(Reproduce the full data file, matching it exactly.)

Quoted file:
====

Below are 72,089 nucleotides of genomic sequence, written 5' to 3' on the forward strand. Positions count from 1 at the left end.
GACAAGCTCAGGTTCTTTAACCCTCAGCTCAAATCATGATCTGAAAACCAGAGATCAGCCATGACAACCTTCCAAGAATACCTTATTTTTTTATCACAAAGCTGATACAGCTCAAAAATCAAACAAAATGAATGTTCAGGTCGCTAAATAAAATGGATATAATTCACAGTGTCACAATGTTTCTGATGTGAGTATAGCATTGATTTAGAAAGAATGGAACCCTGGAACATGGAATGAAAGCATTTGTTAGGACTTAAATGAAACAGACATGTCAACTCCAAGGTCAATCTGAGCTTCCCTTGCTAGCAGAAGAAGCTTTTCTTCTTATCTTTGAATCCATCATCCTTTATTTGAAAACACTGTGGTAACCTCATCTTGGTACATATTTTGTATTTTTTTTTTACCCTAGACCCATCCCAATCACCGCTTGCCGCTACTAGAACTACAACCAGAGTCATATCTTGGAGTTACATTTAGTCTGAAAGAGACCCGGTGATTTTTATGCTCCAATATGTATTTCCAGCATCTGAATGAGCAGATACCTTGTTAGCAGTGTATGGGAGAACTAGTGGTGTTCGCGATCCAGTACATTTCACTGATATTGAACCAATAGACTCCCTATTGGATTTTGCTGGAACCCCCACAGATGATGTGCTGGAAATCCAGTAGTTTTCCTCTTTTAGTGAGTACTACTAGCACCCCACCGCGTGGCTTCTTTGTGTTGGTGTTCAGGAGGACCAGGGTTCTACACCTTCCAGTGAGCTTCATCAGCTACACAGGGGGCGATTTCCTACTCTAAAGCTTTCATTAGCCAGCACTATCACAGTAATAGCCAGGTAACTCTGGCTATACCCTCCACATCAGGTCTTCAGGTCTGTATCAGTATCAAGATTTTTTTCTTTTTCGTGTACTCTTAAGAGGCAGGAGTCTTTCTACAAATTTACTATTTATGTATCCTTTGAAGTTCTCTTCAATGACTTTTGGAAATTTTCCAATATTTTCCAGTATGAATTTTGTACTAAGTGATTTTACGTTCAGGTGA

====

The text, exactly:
Below are 72,089 nucleotides of genomic sequence, written 5' to 3' on the forward strand. Positions count from 1 at the left end.
GACAAGCTCAGGTTCTTTAACCCTCAGCTCAAATCATGATCTGAAAACCAGAGATCAGCCATGACAACCTTCCAAGAATACCTTATTTTTTTATCACAAAGCTGATACAGCTCAAAAATCAAACAAAATGAATGTTCAGGTCGCTAAATAAAATGGATATAATTCACAGTGTCACAATGTTTCTGATGTGAGTATAGCATTGATTTAGAAAGAATGGAACCCTGGAACATGGAATGAAAGCATTTGTTAGGACTTAAATGAAACAGACATGTCAACTCCAAGGTCAATCTGAGCTTCCCTTGCTAGCAGAAGAAGCTTTTCTTCTTATCTTTGAATCCATCATCCTTTATTTGAAAACACTGTGGTAACCTCATCTTGGTACATATTTTGTATTTTTTTTTTACCCTAGACCCATCCCAATCACCGCTTGCCGCTACTAGAACTACAACCAGAGTCATATCTTGGAGTTACATTTAGTCTGAAAGAGACCCGGTGATTTTTATGCTCCAATATGTATTTCCAGCATCTGAATGAGCAGATACCTTGTTAGCAGTGTATGGGAGAACTAGTGGTGTTCGCGATCCAGTACATTTCACTGATATTGAACCAATAGACTCCCTATTGGATTTTGCTGGAACCCCCACAGATGATGTGCTGGAAATCCAGTAGTTTTCCTCTTTTAGTGAGTACTACTAGCACCCCACCGCGTGGCTTCTTTGTGTTGGTGTTCAGGAGGACCAGGGTTCTACACCTTCCAGTGAGCTTCATCAGCTACACAGGGGGCGATTTCCTACTCTAAAGCTTTCATTAGCCAGCACTATCACAGTAATAGCCAGGTAACTCTGGCTATACCCTCCACATCAGGTCTTCAGGTCTGTATCAGTATCAAGATTTTTTTCTTTTTCGTGTACTCTTAAGAGGCAGGAGTCTTTCTACAAATTTACTATTTATGTATCCTTTGAAGTTCTCTTCAATGACTTTTGGAAATTTTCCAATATTTTCCAGTATGAATTTTGTACTAAGTGATTTTACGTTCAGGTGA